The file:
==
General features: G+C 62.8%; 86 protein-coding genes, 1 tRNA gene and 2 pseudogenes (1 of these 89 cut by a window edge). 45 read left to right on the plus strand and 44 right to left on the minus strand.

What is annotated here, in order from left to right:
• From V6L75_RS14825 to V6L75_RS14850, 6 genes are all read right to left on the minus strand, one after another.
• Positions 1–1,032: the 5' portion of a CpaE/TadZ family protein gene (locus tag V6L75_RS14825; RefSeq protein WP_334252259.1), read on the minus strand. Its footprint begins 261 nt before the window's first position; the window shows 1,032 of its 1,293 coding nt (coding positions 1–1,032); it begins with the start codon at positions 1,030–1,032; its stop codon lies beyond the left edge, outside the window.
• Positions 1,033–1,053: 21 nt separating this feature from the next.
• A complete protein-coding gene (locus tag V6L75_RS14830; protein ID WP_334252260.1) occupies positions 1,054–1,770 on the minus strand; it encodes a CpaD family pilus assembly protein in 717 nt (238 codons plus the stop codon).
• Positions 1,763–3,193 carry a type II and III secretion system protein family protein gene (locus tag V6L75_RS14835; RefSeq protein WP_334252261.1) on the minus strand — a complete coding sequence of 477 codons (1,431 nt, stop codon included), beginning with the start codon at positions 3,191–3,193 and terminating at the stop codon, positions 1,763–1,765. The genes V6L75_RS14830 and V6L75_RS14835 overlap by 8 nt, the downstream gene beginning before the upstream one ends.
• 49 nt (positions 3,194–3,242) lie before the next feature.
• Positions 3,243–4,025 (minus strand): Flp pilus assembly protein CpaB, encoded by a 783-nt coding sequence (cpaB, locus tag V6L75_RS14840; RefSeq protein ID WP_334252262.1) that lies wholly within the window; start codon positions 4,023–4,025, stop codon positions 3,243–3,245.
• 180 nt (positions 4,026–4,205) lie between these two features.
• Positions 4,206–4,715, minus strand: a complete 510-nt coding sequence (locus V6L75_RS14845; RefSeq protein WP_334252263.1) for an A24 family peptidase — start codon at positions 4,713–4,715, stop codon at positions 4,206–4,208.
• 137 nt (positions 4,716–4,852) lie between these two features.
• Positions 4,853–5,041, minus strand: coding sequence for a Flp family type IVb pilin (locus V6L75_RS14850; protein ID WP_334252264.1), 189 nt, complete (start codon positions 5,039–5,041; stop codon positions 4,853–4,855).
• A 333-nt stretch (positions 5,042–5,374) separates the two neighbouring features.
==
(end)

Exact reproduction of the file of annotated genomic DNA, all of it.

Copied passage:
General features: G+C 62.8%; 86 protein-coding genes, 1 tRNA gene and 2 pseudogenes (1 of these 89 cut by a window edge). 45 read left to right on the plus strand and 44 right to left on the minus strand.

What is annotated here, in order from left to right:
• From V6L75_RS14825 to V6L75_RS14850, 6 genes are all read right to left on the minus strand, one after another.
• Positions 1–1,032: the 5' portion of a CpaE/TadZ family protein gene (locus tag V6L75_RS14825; RefSeq protein WP_334252259.1), read on the minus strand. Its footprint begins 261 nt before the window's first position; the window shows 1,032 of its 1,293 coding nt (coding positions 1–1,032); it begins with the start codon at positions 1,030–1,032; its stop codon lies beyond the left edge, outside the window.
• Positions 1,033–1,053: 21 nt separating this feature from the next.
• A complete protein-coding gene (locus tag V6L75_RS14830; protein ID WP_334252260.1) occupies positions 1,054–1,770 on the minus strand; it encodes a CpaD family pilus assembly protein in 717 nt (238 codons plus the stop codon).
• Positions 1,763–3,193 carry a type II and III secretion system protein family protein gene (locus tag V6L75_RS14835; RefSeq protein WP_334252261.1) on the minus strand — a complete coding sequence of 477 codons (1,431 nt, stop codon included), beginning with the start codon at positions 3,191–3,193 and terminating at the stop codon, positions 1,763–1,765. The genes V6L75_RS14830 and V6L75_RS14835 overlap by 8 nt, the downstream gene beginning before the upstream one ends.
• 49 nt (positions 3,194–3,242) lie before the next feature.
• Positions 3,243–4,025 (minus strand): Flp pilus assembly protein CpaB, encoded by a 783-nt coding sequence (cpaB, locus tag V6L75_RS14840; RefSeq protein ID WP_334252262.1) that lies wholly within the window; start codon positions 4,023–4,025, stop codon positions 3,243–3,245.
• 180 nt (positions 4,026–4,205) lie between these two features.
• Positions 4,206–4,715, minus strand: a complete 510-nt coding sequence (locus V6L75_RS14845; RefSeq protein WP_334252263.1) for an A24 family peptidase — start codon at positions 4,713–4,715, stop codon at positions 4,206–4,208.
• 137 nt (positions 4,716–4,852) lie between these two features.
• Positions 4,853–5,041, minus strand: coding sequence for a Flp family type IVb pilin (locus V6L75_RS14850; protein ID WP_334252264.1), 189 nt, complete (start codon positions 5,039–5,041; stop codon positions 4,853–4,855).
• A 333-nt stretch (positions 5,042–5,374) separates the two neighbouring features.